I’m a nurse on a busy med surge floor. Shift change has just occurred. My CNA calls me to let me know one of my patients’ blood pressure readings is high. I pull up the chart, check the newest results, and realize their drug test is positive for absolutely everything drug we test for and they also have a very high alcohol score. I go into the room to access my patient and as soon as I get in, I know they are starting to go through withdrawals.

I call the doctor immediately to get a drug and alcohol withdrawal medication bundle on. I end up getting a brand-new resident. I introduce myself and explain the issue.

Me: “…and I need a stat order on the drug and alcohol withdrawal med bundle. Thanks!”

Resident: “I’m new; I don’t know what that is.”

Me: “No problem.”

I list the meds I need, the dosages, frequency, etc.

Resident: “I can’t write those orders; those are controlled medications.”

Some of them are, but most are anti-nausea and anti-diarrhea meds.

Me: “You’re a doctor; you can write controlled meds. This is a standard medication bundle for this issue.”

Resident: “I don’t think I can write those.”

Me: “Is [Doctor] there? Can you put him on speaker, please?”

He does and I repeat the request.

Doctor: *To the resident* “Start typing what the nurse tells you.”

Resident: “But I can’t write those orders; they are controlled.”

Doctor: “I’m only going to tell you this once more. Put in all the orders the nice nurse tells you right now. We have a patient who is about to go into severe drug withdrawals. She is trying to avoid the massive projectile vomiting, diarrhea, and seizures that are about to happen. Nurse [My Name], how long do you think we have?”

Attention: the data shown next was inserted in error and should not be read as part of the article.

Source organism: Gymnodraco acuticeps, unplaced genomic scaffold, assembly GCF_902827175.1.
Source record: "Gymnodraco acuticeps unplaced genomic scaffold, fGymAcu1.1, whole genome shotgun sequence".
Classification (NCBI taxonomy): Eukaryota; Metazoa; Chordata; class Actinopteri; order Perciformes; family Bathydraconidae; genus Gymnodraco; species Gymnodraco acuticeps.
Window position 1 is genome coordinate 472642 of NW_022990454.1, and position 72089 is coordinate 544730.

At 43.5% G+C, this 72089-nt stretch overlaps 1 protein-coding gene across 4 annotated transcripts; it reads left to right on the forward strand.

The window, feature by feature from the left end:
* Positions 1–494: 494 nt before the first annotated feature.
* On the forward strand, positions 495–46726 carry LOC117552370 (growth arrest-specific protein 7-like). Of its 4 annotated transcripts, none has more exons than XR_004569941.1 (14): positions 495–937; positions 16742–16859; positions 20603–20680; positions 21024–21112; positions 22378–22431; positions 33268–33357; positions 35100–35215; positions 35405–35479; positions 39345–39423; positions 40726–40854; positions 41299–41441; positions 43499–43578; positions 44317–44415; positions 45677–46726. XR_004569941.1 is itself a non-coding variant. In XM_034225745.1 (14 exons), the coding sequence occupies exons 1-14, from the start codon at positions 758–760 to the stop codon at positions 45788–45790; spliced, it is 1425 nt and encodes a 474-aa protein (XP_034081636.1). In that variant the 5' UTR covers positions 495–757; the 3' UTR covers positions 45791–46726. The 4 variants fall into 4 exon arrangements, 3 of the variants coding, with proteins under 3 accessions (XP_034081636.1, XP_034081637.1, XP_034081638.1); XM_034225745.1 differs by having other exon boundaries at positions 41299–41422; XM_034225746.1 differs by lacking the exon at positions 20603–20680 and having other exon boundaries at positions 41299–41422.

Me: “Thirty minutes, maybe less. They are already starting to sweat and look a bit green around the gills.”

The new resident was still arguing with the doctor that he couldn’t write those orders. The doc got fed up with him and told him that from then on he was to write every effing order I told him. I got my orders.

A few days later, the new resident was on the floor. I went up to get a med order and he started again with the “I don’t think I’m allowed to write that.” I smiled and let him know that I was nurse [My Name], and that he might remember that the doctor in charge of him told him not to argue with me about med orders. I did have to show him how to put them on, but it got done.

The other nurses asked how I managed to get orders out of him because he’d been pulling the same garbage with all of them. The doctor ended up giving him blanket orders that he was to listen to the nurses, and if he really wasn’t sure to call him or the pharmacist, but he was not allowed to utter “I don’t think I can write that” ever again.

We are wondering if he’ll last through the end of the month.

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That’s A Wrap On This Burrito Place

, , , , , , | Working | July 31, 2020

On my campus, we have a few places to eat. One of these places is a burrito place. It’s pretty good, but I’ve started becoming uncomfortable going because of a few incidents. 

The first incident: I walk up to the guy who’s making my burrito. 

Employee #1: “What would you like today?”

Me: “A burrito, please.”

Employee #1: “Do you want rice and beans on that?”

Me: “Yes, please.”

Employee #1: “Protein?”

Me: “Oh, uh, no protein, please.”

Employee #1: *In a snotty tone* “You know, you don’t have to say please so much.”

I am very self-conscious, so I promptly shut up and barely say anything else for the rest of the order except what I want.